21st Thessaloniki Documentary Festival - “Why Look at Animals?” tribute

21st THESSALONIKI DOCUMENTARY FESTIVAL [1-10/3/2019]

 

“Why Look at Animals?” tribute

 

The cultural marginalization of animals is, of course, a more complex process than their physical marginalization. The animals of the mind cannot be so easily dispersed. Sayings, dreams, games, stories, superstitions, the language itself, recall them.              

John Berger

 

The countdown for the 21st Thessaloniki Documentary Festival (March 1-10, 2019) begins with the tribute “Why Look at Animals”, dedicated to the special relationship between humans and animals.

The tribute is inspired by the same titled essay by the iconic British art critic, author and painter John Berger (1926-2017) and presents a selection of poignant documentaries that explore the various aspects of the interaction between man and animal. According to Berger, this ancient relationship has been broken in the modern consumer age, with the animals that used to be at the centre of our existence now marginalized and reduced to spectacle. As a result, man is estranged from animals and needs urgently to redefine his connection with them. How is it possible to live in harmony with animals? The films attempt to respond through stories that deal with both the bright and bleak side of the man-animal life adventure.

 

The films:

Buddy of Heddy Honigmann (The Netherlands, 2018): The award-winning filmmaker portrays the affectionate side of the human-animal relationship by observing six service dogs that support people in need; are they friends due to circumstance or true love?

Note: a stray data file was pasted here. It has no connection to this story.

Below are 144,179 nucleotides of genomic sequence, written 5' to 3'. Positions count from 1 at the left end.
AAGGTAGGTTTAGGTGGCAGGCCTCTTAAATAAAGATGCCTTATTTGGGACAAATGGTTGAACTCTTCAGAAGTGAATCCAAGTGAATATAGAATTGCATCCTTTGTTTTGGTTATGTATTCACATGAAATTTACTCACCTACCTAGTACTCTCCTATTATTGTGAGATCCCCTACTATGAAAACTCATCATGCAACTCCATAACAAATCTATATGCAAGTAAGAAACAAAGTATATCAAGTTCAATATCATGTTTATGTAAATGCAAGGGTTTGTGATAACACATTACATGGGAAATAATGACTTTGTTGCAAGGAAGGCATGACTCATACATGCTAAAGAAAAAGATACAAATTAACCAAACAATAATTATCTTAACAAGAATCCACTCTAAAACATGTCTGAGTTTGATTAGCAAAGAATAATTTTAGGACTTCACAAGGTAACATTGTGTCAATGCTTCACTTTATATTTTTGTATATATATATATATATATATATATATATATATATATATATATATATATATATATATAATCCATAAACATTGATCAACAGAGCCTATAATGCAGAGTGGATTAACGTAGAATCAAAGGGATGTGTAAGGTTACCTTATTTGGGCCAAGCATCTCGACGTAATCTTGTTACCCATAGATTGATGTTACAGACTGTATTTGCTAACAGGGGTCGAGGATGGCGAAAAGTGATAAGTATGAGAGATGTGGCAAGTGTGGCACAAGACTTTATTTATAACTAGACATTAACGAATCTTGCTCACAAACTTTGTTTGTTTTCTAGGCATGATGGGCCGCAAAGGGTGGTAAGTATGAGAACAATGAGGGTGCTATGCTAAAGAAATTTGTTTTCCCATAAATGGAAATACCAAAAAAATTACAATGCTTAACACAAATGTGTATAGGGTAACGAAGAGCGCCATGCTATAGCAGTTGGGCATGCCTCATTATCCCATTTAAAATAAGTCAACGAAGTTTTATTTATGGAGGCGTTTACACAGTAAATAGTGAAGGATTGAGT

When Lambs Become Lions by Jon Casbe (USA, 2018): In Kenya, an ivory dealer and an unpaid conflicted wildlife ranger struggle to survive; same as the animals that suffer from human exploitation. Best Editing Award at the Tribeca Film Festival.

The Hidden Side of Animal Transport by Manfred Karremann (Germany, 2018): Shocking undercover footage reveals how animals exported from Europe as livestock are routinely exposed to inhumane conditions and abused.

Animus Animalis (A Story about People, Animals and Things) by Aiste Zegulyte (Lithuania, 2018): Snapshots from the life of deer hunters, deer farmers and taxidermists, as well as scenes of a taxidermy competition depict how humans interact with animals –dead or alive- in this bold debut that evokes the films of Roy Andersson.

For the Birds by Richard Miron (USA, 2018): A woman's excessive love for her pet ducks, chickens, geese, and turkeys—all 200 of them—ignites a battle with local animal rescuers and puts her marriage in jeopardy in this tragic-comic story.

The full list of the tribute’s films will be available shortly.

 

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